Investigation of CVD graphene as-grown on Cu foil using simultaneous scanning tunneling/atomic force microscopy

  1. Majid Fazeli Jadidi,
  2. Umut Kamber,
  3. Oğuzhan Gürlü and
  4. H. Özgür ÖzerORCID Logo

Department of Physics Engineering, İstanbul Technical University, 34469, İstanbul, Turkey

  1. Corresponding author email

Associate Editor: E. Meyer
Beilstein J. Nanotechnol. 2018, 9, 2953–2959.
Received 09 Oct 2018, Accepted 14 Nov 2018, Published 28 Nov 2018


Scanning tunneling microscopy (STM) and atomic force microscopy (AFM) images of graphene reveal either a triangular or honeycomb pattern at the atomic scale depending on the imaging parameters. The triangular patterns at the atomic scale are particularly difficult to interpret, as the maxima in the images could be every other carbon atom in the six-fold hexagonal array or even a hollow site. Carbon sites exhibit an inequivalent electronic structure in HOPG or multilayer graphene due to the presence of a carbon atom or a hollow site underneath. In this work, we report small-amplitude, simultaneous STM/AFM imaging using a metallic (tungsten) tip, of the graphene surface as-grown by chemical vapor deposition (CVD) on Cu foils. Truly simultaneous operation is possible only with the use of small oscillation amplitudes. Under a typical STM imaging regime the force interaction is found to be repulsive. Force–distance spectroscopy revealed a maximum attractive force of about 7 nN between the tip and carbon/hollow sites. We obtained different contrast between force and STM topography images for atomic features. A honeycomb pattern showing all six carbon atoms is revealed in AFM images. In one contrast type, simultaneously acquired STM topography revealed hollow sites to be brighter. In another, a triangular array with maxima located in between the two carbon atoms was acquired in STM topography.

Keywords: atomic force microscopy; CVD graphene; scanning tunneling microscopy; simultaneous operation; small amplitude


Graphene has been widely studied because of its potential use in future nanoelectronics, as it provides unprecedented mobility of charge carriers at room temperature [1]. Moreover, very high conductivity at room temperature and a half-integer quantum Hall effect suggest the presence of relativistic charge carriers with vanishing mass [2]. Graphene has been investigated by using scanning tunneling microscopy (STM) and atomic force microscopy (AFM) by various groups [3]. The interaction of graphene with its substrate affects the STM measurements and that casts doubts on its electronic structure. Having the possibility to make simultaneous STM and AFM measurements, on the same area would be useful in understanding the mechanisms of such interactions.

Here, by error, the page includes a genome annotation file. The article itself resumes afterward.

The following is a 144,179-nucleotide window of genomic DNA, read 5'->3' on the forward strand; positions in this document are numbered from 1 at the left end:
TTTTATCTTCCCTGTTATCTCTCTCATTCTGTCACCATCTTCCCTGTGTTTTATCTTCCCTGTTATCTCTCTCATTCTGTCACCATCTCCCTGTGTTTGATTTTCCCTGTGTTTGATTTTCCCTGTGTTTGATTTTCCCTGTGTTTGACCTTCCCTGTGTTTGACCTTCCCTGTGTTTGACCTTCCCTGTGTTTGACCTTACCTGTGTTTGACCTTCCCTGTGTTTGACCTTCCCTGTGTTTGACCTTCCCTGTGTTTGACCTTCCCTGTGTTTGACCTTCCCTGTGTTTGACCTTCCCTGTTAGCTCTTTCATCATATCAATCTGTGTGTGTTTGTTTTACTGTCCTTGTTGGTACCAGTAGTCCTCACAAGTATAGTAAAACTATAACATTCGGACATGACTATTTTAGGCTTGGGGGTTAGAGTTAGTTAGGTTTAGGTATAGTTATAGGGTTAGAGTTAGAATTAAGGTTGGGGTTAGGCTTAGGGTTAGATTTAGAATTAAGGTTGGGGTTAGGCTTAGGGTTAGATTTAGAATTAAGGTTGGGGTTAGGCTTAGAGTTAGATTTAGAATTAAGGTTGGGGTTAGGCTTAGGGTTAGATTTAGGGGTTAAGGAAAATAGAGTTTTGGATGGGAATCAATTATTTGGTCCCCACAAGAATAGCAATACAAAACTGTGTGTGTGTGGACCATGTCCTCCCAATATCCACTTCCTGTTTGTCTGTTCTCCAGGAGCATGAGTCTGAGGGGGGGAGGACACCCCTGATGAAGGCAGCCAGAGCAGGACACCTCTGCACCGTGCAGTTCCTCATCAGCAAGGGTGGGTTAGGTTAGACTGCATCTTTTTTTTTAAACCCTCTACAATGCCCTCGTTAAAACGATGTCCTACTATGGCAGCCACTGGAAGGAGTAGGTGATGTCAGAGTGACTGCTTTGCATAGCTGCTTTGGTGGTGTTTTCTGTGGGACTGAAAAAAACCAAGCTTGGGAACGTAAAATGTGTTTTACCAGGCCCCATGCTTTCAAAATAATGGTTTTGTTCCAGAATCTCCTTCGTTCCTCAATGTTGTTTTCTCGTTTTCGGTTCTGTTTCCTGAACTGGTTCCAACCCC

Nowadays, a variety of methods are used to prepare graphene. Mechanical exfoliation of graphite facilitates obtaining micrometer-scale graphene layers on amorphous substrates such as silicon oxide [1]. Graphene monolayers have been grown on metallic surfaces by thermal decomposition of hydrocarbons. Graphene layers on metallic substrates can be transferred on to other substrates by wet-chemical methods [4].

Theoretically, current in STM and attractive force in AFM have a similar origin [5]. However, STM behavior is more complicated as it could be interpreted as a map of the local charge density of states of the surface at the Fermi level [6]. Therefore, depending on tip type and its electronic charge state, different relative contrasts of the atoms on the surface, including even reversal of contrast, are obtained in STM images. In AFM images as well, tip structure and force/force gradient regime may result in different relative contrasts at the atomic scale.

During the past decade, STM and AFM studies of graphene have been shown to yield honeycomb or triangular patterns due to different experimental parameters or sample preparation [7-10]. Also, large hexagonal periodic arrays, known as moiré patterns, with periodicities of several nanometers were reported [10-13]. These periodic moiré patterns were generally attributed to rotational misorientation of layers, lattice mismatch or subsurface defects. Despite numerous investigations and the simplicity of the honeycomb structure of graphene, interpreting the maxima points in triangular patterns obtained in STM or AFM images as atoms or hollow sites still remains a challenging problem [14-17]. The honeycomb pattern images are interpreted as images of all six carbon atoms, whereas the triangular pattern of bright spots is interpreted as an image of three of six carbon atoms or of no carbon atoms at all, but of hollow sites.

In most of the STM investigations on graphene, atomic triangular patterns were reported for a broad range of bias voltages [18-21]. In addition, some groups have reported honeycomb patterns obtained at low bias voltages [22-24]. Bernal stacking is supposed to be the most reliable hypothesis for the observation of triangular patterns. In this configuration, due to the shift between two successive layers, three carbon atoms directly align with the carbon atoms of the graphene layer below, which are denoted as a atoms. The other three carbon atoms, which are denoted as b atoms, are placed right above the hollow sites of the underlying graphene layer. This results in the two types of surface atoms to be electronically inequivalent. Since, b atoms have a greater contribution to the density of states close to Fermi energy compared to a atoms, they are imaged as bright spots at low bias voltages based on the STM investigations. These b atoms form a new larger triangular structure in STM images (two lattice points in this hexagonal structure are spaced √3-times the typical neighboring C–C bond length, which means a unit cell length of about 0.246 nm). Although most of the STM studies on graphene at low bias voltages show triangular patterns where b atoms were indicated as bright spots, some other experiments at closer tip–sample separations show triangular patterns where bright spots were identified as hollow sites. This is interpreted as a consequence of current saturation in the near-contact regime [25,26].